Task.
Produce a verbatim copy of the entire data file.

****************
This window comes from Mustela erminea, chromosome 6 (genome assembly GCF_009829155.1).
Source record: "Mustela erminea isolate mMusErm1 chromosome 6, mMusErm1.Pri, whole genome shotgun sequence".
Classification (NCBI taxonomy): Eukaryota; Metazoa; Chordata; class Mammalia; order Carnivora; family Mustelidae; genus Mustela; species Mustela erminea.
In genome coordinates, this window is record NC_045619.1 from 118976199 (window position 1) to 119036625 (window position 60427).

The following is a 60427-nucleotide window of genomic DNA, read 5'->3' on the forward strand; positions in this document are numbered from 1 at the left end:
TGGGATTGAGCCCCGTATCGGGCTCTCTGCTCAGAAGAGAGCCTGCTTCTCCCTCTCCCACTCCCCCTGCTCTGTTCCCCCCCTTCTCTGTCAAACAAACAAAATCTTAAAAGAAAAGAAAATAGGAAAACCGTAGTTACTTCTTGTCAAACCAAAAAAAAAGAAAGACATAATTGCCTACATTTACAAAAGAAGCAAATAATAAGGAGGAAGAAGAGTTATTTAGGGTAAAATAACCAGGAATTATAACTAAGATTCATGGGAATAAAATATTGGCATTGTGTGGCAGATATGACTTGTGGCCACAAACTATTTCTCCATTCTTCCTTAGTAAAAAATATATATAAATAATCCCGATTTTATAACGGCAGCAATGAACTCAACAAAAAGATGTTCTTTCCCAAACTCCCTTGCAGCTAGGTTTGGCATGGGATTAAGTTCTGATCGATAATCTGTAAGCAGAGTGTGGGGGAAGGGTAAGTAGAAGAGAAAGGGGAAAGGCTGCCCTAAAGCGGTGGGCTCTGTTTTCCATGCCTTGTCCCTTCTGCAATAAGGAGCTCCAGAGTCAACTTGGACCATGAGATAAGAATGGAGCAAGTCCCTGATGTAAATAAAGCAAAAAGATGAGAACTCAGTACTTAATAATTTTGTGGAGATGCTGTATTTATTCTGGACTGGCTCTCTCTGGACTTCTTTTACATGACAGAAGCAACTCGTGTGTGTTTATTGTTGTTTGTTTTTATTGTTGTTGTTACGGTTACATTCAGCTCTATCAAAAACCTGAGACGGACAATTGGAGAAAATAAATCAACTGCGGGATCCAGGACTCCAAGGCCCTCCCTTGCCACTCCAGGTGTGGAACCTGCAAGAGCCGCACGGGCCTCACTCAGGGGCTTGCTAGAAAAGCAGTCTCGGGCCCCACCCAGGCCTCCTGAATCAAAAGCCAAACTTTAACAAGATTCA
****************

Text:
This window comes from Mustela erminea, chromosome 6 (genome assembly GCF_009829155.1).
Source record: "Mustela erminea isolate mMusErm1 chromosome 6, mMusErm1.Pri, whole genome shotgun sequence".
Classification (NCBI taxonomy): Eukaryota; Metazoa; Chordata; class Mammalia; order Carnivora; family Mustelidae; genus Mustela; species Mustela erminea.
In genome coordinates, this window is record NC_045619.1 from 118976199 (window position 1) to 119036625 (window position 60427).

The following is a 60427-nucleotide window of genomic DNA, read 5'->3' on the forward strand; positions in this document are numbered from 1 at the left end:
TGGGATTGAGCCCCGTATCGGGCTCTCTGCTCAGAAGAGAGCCTGCTTCTCCCTCTCCCACTCCCCCTGCTCTGTTCCCCCCCTTCTCTGTCAAACAAACAAAATCTTAAAAGAAAAGAAAATAGGAAAACCGTAGTTACTTCTTGTCAAACCAAAAAAAAAGAAAGACATAATTGCCTACATTTACAAAAGAAGCAAATAATAAGGAGGAAGAAGAGTTATTTAGGGTAAAATAACCAGGAATTATAACTAAGATTCATGGGAATAAAATATTGGCATTGTGTGGCAGATATGACTTGTGGCCACAAACTATTTCTCCATTCTTCCTTAGTAAAAAATATATATAAATAATCCCGATTTTATAACGGCAGCAATGAACTCAACAAAAAGATGTTCTTTCCCAAACTCCCTTGCAGCTAGGTTTGGCATGGGATTAAGTTCTGATCGATAATCTGTAAGCAGAGTGTGGGGGAAGGGTAAGTAGAAGAGAAAGGGGAAAGGCTGCCCTAAAGCGGTGGGCTCTGTTTTCCATGCCTTGTCCCTTCTGCAATAAGGAGCTCCAGAGTCAACTTGGACCATGAGATAAGAATGGAGCAAGTCCCTGATGTAAATAAAGCAAAAAGATGAGAACTCAGTACTTAATAATTTTGTGGAGATGCTGTATTTATTCTGGACTGGCTCTCTCTGGACTTCTTTTACATGACAGAAGCAACTCGTGTGTGTTTATTGTTGTTTGTTTTTATTGTTGTTGTTACGGTTACATTCAGCTCTATCAAAAACCTGAGACGGACAATTGGAGAAAATAAATCAACTGCGGGATCCAGGACTCCAAGGCCCTCCCTTGCCACTCCAGGTGTGGAACCTGCAAGAGCCGCACGGGCCTCACTCAGGGGCTTGCTAGAAAAGCAGTCTCGGGCCCCACCCAGGCCTCCTGAATCAAAAGCCAAACTTTAACAAGATTCA